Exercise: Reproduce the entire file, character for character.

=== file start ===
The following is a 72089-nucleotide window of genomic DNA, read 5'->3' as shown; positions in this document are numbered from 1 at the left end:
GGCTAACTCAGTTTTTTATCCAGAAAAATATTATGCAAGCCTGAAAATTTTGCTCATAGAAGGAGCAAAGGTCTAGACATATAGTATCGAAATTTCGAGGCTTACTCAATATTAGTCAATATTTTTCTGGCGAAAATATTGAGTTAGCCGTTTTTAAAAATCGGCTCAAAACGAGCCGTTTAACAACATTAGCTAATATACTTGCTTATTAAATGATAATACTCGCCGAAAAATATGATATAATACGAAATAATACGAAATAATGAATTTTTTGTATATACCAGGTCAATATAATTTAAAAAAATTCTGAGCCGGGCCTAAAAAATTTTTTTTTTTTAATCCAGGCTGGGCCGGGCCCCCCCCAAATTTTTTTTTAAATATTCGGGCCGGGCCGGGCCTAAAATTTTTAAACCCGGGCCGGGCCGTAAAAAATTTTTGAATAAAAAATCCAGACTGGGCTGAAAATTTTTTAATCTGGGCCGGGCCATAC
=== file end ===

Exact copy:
The following is a 72089-nucleotide window of genomic DNA, read 5'->3' as shown; positions in this document are numbered from 1 at the left end:
GGCTAACTCAGTTTTTTATCCAGAAAAATATTATGCAAGCCTGAAAATTTTGCTCATAGAAGGAGCAAAGGTCTAGACATATAGTATCGAAATTTCGAGGCTTACTCAATATTAGTCAATATTTTTCTGGCGAAAATATTGAGTTAGCCGTTTTTAAAAATCGGCTCAAAACGAGCCGTTTAACAACATTAGCTAATATACTTGCTTATTAAATGATAATACTCGCCGAAAAATATGATATAATACGAAATAATACGAAATAATGAATTTTTTGTATATACCAGGTCAATATAATTTAAAAAAATTCTGAGCCGGGCCTAAAAAATTTTTTTTTTTTAATCCAGGCTGGGCCGGGCCCCCCCCAAATTTTTTTTTAAATATTCGGGCCGGGCCGGGCCTAAAATTTTTAAACCCGGGCCGGGCCGTAAAAAATTTTTGAATAAAAAATCCAGACTGGGCTGAAAATTTTTTAATCTGGGCCGGGCCATAC